She recently scaled up her Etsy shop into a wholesale line, selling her products in around 20 independent retail stores, with more being added every week. Her business also has its own retail website.

“If you want to scale up an Etsy business, create items that buyers want and resonate with them. Find your brand focus, and lean in hard. It seems obvious, but I see so many Etsy sellers selling products that are meaningful to them but do not resonate with buyers. Additionally, many sellers have such a hodgepodge of items that do not create a strong brand and product identity.”

6. Be patient and find your niche

Theresa Mach is the face behind Creative Artisan Partners on Etsy. In 2020 she made approximately 400 sales,  which is a third of her total sales since she started a few short years ago. Theresa has a plethora of tips for scaling an Etsy business. Here are just a few of them:

  • Know that struggling is part of the process. Be patient and things will fall into place. “It took me probably a couple of months before I got my first sale. The first year was very tough since no one knew my shop. Getting buyers to visit was the first step. It was difficult because I had to consistently post on Instagram and Facebook. It made me learn about how to market myself but at the same time I learned skills that I never thought I would need when selling handcrafted art.”
  • Don’t be afraid to market yourself — everywhere.
  • Do your research and find your perfect niche. “My partner and I researched a lot of things to sell online, but it seemed like everyone else was doing the same thing. Then my partner and I talked about laser cutting, which at that time, there weren’t a lot of people doing that. We took a risk and bought a decent machine. At first, we didn’t even know what laser cuts would sell, but eventually, it worked out.”
  • Love what you do and enjoy the process!
  • Always opt for shipping insurance your item for your own protection, and for items over $100, require a signature from the buyer upon receipt.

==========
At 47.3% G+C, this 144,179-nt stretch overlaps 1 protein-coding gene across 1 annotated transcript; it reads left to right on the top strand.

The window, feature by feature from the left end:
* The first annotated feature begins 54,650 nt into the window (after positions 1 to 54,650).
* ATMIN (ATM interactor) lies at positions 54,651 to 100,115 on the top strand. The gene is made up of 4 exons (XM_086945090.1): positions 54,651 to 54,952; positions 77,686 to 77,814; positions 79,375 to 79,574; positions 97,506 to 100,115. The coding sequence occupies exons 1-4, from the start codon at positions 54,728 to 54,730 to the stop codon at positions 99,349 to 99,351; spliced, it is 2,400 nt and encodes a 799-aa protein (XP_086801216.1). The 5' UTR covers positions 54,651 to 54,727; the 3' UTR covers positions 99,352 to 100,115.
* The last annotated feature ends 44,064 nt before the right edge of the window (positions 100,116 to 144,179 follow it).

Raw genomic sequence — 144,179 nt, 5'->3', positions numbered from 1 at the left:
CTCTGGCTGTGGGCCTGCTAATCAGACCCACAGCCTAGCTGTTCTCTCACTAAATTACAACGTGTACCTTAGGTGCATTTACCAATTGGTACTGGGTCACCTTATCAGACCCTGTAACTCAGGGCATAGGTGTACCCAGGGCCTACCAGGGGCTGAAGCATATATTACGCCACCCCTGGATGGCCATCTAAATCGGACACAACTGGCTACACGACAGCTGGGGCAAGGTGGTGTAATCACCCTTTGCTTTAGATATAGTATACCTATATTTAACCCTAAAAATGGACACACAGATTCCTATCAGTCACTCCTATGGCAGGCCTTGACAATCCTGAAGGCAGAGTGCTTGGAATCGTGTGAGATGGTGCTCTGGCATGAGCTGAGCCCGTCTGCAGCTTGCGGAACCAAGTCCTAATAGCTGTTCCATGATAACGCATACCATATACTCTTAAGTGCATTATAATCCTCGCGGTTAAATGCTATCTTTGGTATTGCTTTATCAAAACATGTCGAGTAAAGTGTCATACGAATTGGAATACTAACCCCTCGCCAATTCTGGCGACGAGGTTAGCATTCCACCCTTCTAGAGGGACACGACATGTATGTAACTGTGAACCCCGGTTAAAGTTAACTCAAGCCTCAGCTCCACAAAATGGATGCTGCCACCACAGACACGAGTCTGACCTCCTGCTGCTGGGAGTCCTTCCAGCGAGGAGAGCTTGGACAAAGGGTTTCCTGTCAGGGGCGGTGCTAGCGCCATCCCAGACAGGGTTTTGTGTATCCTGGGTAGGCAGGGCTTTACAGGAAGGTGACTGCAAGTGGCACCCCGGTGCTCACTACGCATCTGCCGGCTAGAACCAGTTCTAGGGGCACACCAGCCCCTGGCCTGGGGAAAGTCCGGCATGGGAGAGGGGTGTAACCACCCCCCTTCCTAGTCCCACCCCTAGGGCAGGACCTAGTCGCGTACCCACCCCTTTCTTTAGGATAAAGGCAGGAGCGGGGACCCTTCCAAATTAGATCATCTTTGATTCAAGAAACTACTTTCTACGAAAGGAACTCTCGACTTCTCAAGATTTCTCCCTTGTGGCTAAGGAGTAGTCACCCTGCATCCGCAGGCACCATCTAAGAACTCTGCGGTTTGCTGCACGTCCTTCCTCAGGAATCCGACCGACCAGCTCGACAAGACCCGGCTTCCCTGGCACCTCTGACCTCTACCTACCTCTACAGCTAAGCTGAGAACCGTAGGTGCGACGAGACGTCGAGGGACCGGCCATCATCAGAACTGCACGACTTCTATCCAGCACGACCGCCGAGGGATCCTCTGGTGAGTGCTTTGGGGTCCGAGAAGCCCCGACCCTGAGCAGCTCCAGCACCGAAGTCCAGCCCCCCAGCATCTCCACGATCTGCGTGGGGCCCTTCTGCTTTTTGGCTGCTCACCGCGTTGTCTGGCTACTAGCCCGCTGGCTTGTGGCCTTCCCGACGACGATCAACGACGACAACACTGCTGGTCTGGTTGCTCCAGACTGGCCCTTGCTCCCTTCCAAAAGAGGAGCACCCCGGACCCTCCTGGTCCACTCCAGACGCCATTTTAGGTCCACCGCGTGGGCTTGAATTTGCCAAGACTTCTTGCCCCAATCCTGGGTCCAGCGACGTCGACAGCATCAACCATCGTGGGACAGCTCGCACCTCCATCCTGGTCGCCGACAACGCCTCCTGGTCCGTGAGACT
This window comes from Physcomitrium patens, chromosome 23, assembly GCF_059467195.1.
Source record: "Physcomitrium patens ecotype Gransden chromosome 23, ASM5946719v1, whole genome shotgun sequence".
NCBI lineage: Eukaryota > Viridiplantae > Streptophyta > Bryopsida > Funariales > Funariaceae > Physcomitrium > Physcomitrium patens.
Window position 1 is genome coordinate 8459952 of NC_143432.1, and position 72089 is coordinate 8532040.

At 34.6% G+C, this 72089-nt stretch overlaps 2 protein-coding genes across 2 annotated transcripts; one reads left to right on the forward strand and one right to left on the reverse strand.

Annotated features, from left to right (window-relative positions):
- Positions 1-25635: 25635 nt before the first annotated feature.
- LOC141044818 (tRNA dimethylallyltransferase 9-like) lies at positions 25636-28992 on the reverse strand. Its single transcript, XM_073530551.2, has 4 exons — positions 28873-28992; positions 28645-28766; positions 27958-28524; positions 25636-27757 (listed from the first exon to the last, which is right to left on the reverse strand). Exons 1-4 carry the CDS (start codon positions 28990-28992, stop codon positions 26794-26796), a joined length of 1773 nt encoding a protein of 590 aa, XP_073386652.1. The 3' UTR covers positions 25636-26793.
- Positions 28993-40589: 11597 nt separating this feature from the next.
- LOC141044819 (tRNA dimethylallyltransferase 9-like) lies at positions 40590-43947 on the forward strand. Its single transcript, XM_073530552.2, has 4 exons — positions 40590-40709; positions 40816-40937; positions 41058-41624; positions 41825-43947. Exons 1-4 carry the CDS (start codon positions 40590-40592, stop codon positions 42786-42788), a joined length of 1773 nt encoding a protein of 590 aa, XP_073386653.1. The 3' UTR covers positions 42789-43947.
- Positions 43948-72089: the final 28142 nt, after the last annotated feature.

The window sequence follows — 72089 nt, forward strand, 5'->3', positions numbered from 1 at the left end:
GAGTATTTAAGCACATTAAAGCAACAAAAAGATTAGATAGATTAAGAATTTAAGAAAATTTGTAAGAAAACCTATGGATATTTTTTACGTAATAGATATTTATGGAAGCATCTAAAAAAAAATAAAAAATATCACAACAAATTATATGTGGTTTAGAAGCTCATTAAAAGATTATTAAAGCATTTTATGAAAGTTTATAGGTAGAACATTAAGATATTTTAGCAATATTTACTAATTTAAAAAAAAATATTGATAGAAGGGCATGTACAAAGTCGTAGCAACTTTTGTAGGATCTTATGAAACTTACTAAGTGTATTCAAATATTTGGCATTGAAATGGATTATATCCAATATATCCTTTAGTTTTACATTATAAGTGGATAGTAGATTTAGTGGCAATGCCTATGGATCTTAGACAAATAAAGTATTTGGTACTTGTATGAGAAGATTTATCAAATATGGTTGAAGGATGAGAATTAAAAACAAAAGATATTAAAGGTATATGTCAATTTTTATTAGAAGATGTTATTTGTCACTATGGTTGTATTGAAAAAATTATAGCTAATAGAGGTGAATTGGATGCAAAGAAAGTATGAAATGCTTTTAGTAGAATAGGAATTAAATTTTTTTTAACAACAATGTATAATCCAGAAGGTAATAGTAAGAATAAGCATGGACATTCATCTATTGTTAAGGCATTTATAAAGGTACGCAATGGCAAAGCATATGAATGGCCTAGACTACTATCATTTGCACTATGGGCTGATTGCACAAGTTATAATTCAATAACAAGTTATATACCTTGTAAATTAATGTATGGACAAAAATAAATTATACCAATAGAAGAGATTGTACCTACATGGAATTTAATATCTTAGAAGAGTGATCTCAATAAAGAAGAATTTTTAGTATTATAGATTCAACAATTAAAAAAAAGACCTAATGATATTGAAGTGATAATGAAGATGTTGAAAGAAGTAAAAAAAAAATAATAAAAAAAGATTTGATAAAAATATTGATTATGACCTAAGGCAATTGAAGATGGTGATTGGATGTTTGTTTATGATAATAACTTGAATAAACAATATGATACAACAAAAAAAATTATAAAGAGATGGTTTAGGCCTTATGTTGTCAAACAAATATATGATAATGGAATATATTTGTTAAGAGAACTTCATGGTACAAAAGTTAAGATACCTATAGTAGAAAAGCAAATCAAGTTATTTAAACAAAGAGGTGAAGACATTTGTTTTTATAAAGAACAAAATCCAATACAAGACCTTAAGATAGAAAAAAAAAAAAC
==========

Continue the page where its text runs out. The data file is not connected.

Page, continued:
• Most importantly, every order is an important order. Don’t treat any order as a small order.

7. Identify gaps in the market

Etsy business owner Stacy Caprio
Image courtesy of Stacy Caprio

Stacy Caprio who runs Her CEO and the Etsy store Stacy’s Shirt Shop said her number one tip for scaling up an Etsy business is to identify gaps in the market when creating products to list. “You don’t want to simply list the exact same thing as everyone else because then no one will see it. Instead, find something people do want, but there’s nothing ‘great’ for, but it is still selling. Then, create a product in that niche and target it with those keywords, and you’ll be much more likely to see a lot of sales. That is how I created my best-selling product with more than 40 sales last month.”

Standing out is important to scaling up an Etsy business.

 

Finding gaps in the market is an important key to getting featured on Etsy. The platform likes to show off unique crafts rather than the same things over and over. While the stores that are selling the most products are likely going to be featured first, you can get featured too by standing out and offering something different.

8. Expand beyond Etsy!

Etsy business owner Pria Maineri
Image courtesy of Pria Maineri

Pria Maineri who previously ran the Etsy shop 88 Kitty ultimately got so busy she decided to start an online store.

She says, “The key to expanding your business on Etsy is to expand beyond Etsy. Your customers won’t remember your store when asked where they got your product. They’ll always just say ‘Etsy.’

She moved her business to her own website, redirected her Etsy traffic, and opened a brick-and-mortar store in Los Angeles in late 2020.

“We’ve held our domain for many years, and went through so many hosting sites that it’s in limbo for the moment, so our site is https://88kitty.myshopify.com for now. Despite the aesthetics issues, we’ve still gone full steam ahead with this Shopify store while we work to reclaim our original one. Even though it’s not yet our own domain, a customer can now say ‘I got it from 88kitty!’ instead of ‘I got it from Etsy.’

“When people ask where they can purchase our products online we refer them to our Instagram, where our website is in our bio. We’re doing this until we reclaim our domain, then we’ll reprint our business cards and hand those out instead!”

Patrick Connely who is the co-founder of Stellar Villa got his start on Etsy and scaled up the business to his own website. He echoes Pria’s sentiment, saying, “We are an ecommerce company specializing in custom pet portraits. We have grown so much over the past year that we launched our own website to continue growing our brand. Our company and work has recently been featured by Forbes, Marie Claire, Martha Stewart among others.